Aug 5, 2014, 8:00 AM EST
Throughout the month of August, PHT will be dedicating a day to all 30 NHL clubs. Today’s team? The Anaheim Ducks.
For more entries in this series, click here.
The 2013-14 season for the Anaheim Ducks may have struck fans as being eerily similar to the lockout-shortened 2013 season.
The Ducks finished on top of the Pacific Division and this time around they had the best record in the Western Conference to go with it. Instead of being upended in the first round, like they did in 2013 to the Detroit Red Wings, they were bounced in the second round at the hands of the Los Angeles Kings.
Having a tremendous regular season only to come up short in the postseason has become an all too familiar trait for Bruce Boudreau coached teams, but you could give a pass on last season as the Kings were just beastly once they got going. That won’t do much to calm down fans who had to watch their hated rivals celebrate their second Stanley Cup in three years.
Getzlaf led the team in scoring with 87 points while Perry was tops in goals with 43. Getzlaf’s effort was good enough to put him second behind Sidney Crosby in Hart Trophy voting. Perry joining him on the top line gave Anaheim one of the most potent first lines in the league.
Anaheim got career-years from Nick Bonino and Mathieu Perreault and an offensive resurrection from Andrew Cogliano. Teemu Selanne had an up-and-down final year in the NHL scoring nine goals with 27 points in the regular season and feuding with Boudreau to shining again in the playoffs with two goals and six points before riding off into the sunset… We think.
Youth was key late in the season as well as forwards Kyle Palmieri, Devante Smith-Pelly, Emerson Etem, and Jakob Silfverberg all played key roles. They also saw Patrick Maroon emerge as a power forward as well.
In goal, things were a bit of an adventure as they went from Jonas Hiller to Frederik Andersen to John Gibson in the postseason. Gibson’s performances in the playoffs and Andersen’s during the season essentially made Hiller expendable. The Ducks even dealt Viktor Fasth to Edmonton at the trade deadline to further clear up their glut of goaltending.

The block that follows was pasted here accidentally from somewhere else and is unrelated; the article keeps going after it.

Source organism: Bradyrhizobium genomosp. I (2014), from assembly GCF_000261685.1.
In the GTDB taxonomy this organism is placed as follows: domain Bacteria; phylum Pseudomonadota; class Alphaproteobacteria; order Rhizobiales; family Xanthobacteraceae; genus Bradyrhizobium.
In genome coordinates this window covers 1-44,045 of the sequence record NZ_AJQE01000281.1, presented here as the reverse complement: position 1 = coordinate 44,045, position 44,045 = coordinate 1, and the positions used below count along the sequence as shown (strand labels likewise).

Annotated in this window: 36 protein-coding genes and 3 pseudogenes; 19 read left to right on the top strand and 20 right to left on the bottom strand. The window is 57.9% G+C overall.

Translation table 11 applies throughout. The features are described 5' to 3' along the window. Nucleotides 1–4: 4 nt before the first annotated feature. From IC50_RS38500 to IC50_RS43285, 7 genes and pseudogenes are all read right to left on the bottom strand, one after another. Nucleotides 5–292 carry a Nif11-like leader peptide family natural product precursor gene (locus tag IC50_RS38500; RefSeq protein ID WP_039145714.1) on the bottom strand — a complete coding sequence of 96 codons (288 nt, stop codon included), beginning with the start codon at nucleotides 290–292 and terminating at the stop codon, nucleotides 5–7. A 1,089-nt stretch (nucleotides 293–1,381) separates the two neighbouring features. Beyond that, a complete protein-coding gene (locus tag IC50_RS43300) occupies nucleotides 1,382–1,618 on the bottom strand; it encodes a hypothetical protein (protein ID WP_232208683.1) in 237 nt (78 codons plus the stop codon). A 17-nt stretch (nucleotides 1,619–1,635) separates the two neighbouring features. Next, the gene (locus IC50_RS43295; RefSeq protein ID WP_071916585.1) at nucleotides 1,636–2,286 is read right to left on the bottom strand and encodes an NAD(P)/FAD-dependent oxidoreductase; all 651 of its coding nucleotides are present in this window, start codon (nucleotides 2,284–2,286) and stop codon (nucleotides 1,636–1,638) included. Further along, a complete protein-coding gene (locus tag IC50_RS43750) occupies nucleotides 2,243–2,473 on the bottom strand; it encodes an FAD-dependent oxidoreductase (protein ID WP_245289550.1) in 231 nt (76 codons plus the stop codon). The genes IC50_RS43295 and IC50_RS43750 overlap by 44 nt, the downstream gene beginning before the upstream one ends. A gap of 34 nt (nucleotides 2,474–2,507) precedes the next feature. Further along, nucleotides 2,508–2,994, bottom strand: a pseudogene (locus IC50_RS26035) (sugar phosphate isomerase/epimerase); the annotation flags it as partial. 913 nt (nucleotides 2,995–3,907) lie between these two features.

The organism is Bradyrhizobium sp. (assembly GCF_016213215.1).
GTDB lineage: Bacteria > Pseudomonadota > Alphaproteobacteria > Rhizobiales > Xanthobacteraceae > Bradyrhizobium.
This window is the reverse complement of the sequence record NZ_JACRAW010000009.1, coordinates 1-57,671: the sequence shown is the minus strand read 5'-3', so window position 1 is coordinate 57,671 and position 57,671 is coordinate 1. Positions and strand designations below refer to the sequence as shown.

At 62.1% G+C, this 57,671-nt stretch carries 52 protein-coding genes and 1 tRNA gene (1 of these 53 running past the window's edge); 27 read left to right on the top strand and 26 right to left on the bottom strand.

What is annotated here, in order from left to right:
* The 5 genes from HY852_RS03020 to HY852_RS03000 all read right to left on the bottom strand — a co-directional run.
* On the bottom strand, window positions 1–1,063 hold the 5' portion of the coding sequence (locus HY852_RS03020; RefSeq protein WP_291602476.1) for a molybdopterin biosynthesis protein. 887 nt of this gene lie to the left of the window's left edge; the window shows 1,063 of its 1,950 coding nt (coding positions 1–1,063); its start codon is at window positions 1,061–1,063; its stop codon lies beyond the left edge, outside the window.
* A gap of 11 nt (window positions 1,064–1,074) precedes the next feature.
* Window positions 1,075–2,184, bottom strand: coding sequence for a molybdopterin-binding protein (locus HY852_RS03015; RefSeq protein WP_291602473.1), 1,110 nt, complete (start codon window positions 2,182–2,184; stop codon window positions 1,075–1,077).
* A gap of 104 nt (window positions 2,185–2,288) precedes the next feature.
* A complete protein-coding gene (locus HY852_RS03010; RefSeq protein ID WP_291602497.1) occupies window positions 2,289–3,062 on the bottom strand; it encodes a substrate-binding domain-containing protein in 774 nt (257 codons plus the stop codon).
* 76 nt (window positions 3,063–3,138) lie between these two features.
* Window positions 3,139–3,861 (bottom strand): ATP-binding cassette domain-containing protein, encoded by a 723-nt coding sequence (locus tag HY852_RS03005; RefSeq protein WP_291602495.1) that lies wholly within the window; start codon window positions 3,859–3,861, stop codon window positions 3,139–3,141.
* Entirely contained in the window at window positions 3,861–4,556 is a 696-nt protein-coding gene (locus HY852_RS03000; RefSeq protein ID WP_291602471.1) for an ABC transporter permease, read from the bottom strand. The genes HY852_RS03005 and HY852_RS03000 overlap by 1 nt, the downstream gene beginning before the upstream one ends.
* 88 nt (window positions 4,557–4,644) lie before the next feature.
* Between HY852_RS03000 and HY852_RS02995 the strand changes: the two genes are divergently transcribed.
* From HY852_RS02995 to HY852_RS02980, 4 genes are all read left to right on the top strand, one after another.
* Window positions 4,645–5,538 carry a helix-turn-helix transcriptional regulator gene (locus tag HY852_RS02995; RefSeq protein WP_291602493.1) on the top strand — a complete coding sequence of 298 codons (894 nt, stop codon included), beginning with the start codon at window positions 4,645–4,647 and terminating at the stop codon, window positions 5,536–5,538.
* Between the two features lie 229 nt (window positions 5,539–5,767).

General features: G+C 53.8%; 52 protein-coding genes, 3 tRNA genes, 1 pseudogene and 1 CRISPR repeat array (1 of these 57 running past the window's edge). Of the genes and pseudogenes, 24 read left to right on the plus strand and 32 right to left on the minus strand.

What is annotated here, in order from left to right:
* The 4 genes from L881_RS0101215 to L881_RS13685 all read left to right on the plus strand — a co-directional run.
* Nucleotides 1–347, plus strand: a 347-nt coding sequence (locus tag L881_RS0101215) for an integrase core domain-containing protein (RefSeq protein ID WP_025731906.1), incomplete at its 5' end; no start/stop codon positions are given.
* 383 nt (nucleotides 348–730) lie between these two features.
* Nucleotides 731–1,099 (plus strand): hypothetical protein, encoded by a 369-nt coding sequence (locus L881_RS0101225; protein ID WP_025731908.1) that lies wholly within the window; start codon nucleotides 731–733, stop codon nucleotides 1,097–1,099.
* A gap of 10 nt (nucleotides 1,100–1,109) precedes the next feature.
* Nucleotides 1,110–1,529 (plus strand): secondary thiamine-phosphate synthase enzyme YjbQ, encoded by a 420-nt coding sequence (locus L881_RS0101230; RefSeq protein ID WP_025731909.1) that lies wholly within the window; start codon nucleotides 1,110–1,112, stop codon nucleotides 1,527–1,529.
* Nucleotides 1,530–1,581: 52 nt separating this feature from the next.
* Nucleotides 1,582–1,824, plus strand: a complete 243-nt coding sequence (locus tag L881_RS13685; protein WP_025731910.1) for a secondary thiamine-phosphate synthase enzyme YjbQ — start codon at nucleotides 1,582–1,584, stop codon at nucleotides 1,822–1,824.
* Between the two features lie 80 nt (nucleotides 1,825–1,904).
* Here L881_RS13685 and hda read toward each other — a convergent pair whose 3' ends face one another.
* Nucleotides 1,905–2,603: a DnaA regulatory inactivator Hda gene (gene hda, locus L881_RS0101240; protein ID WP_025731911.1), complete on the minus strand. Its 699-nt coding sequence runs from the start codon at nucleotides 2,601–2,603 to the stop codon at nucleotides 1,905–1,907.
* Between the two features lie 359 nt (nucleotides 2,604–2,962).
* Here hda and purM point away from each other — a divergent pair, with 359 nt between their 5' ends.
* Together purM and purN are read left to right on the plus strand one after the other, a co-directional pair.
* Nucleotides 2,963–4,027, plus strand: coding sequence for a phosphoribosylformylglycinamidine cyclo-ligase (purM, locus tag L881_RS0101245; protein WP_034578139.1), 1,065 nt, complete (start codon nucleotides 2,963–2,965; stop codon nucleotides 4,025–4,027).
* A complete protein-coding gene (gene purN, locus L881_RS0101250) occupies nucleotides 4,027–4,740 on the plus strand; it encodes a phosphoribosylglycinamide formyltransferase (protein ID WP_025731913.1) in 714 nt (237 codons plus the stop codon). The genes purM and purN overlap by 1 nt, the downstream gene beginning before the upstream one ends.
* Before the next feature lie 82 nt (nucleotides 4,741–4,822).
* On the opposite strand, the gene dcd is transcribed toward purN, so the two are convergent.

Adding Ryan Kesler in a deal with the Vancouver Canucks was an inspired move to help them keep up with the Kings and Sharks up the middle. Losing Nick Bonino to do it was the proper price as who knows if he’ll have another season as good as his 2013-14 season again. Of course, who knows if Kesler will return to his Selke Trophy-winning form. He has to stay healthy.
We’re pretty sure Selanne is going to retire. At the very least they’re going to hang his number in the rafters in January. At worst, he’s going to play one more year in Finland. Either way, he’s out of the equation and they’ve moved on by signing Dany Heatley to a one-year deal. If he can produce more than Selanne’s 29 points from last season, it’s a win.
They locked up Vatanen to a two-year deal and also added Clayton Stoner from the Minnesota Wild to a bizarrely lucrative four-year deal. The Ducks did lose Jonas Hiller to the Calgary Flames and forward Daniel Winnik to the Toronto Maple Leafs in free agnecy but with their young players all graduating, they’re not crushing departures.
If things go awry this season, at the very least all Ducks goalies have pretty sweet masks to look at.
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